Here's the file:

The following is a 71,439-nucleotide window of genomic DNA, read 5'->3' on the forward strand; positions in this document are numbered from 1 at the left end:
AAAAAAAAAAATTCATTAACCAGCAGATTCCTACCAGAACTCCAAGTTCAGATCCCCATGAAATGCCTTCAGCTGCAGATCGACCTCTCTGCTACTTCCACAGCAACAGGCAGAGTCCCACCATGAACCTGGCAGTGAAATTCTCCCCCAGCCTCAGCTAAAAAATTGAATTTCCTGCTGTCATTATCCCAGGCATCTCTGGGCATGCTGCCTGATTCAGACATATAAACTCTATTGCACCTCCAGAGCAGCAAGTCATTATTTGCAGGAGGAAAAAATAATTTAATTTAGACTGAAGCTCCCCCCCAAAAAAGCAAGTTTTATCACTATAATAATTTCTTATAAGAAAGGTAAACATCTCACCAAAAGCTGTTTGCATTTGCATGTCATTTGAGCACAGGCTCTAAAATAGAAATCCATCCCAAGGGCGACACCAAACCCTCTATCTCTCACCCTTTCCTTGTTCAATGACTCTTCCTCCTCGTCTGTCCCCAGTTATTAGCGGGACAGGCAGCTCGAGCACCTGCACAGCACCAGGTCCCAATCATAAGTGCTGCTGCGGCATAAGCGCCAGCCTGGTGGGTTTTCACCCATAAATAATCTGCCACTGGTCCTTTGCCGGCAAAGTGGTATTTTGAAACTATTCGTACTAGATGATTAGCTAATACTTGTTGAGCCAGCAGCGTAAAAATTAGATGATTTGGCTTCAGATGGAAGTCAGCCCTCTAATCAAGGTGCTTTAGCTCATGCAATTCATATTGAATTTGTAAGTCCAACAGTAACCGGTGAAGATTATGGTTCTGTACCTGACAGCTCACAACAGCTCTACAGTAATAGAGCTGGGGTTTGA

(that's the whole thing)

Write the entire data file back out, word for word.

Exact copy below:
The following is a 71,439-nucleotide window of genomic DNA, read 5'->3' on the forward strand; positions in this document are numbered from 1 at the left end:
AAAAAAAAAAATTCATTAACCAGCAGATTCCTACCAGAACTCCAAGTTCAGATCCCCATGAAATGCCTTCAGCTGCAGATCGACCTCTCTGCTACTTCCACAGCAACAGGCAGAGTCCCACCATGAACCTGGCAGTGAAATTCTCCCCCAGCCTCAGCTAAAAAATTGAATTTCCTGCTGTCATTATCCCAGGCATCTCTGGGCATGCTGCCTGATTCAGACATATAAACTCTATTGCACCTCCAGAGCAGCAAGTCATTATTTGCAGGAGGAAAAAATAATTTAATTTAGACTGAAGCTCCCCCCCAAAAAAGCAAGTTTTATCACTATAATAATTTCTTATAAGAAAGGTAAACATCTCACCAAAAGCTGTTTGCATTTGCATGTCATTTGAGCACAGGCTCTAAAATAGAAATCCATCCCAAGGGCGACACCAAACCCTCTATCTCTCACCCTTTCCTTGTTCAATGACTCTTCCTCCTCGTCTGTCCCCAGTTATTAGCGGGACAGGCAGCTCGAGCACCTGCACAGCACCAGGTCCCAATCATAAGTGCTGCTGCGGCATAAGCGCCAGCCTGGTGGGTTTTCACCCATAAATAATCTGCCACTGGTCCTTTGCCGGCAAAGTGGTATTTTGAAACTATTCGTACTAGATGATTAGCTAATACTTGTTGAGCCAGCAGCGTAAAAATTAGATGATTTGGCTTCAGATGGAAGTCAGCCCTCTAATCAAGGTGCTTTAGCTCATGCAATTCATATTGAATTTGTAAGTCCAACAGTAACCGGTGAAGATTATGGTTCTGTACCTGACAGCTCACAACAGCTCTACAGTAATAGAGCTGGGGTTTGA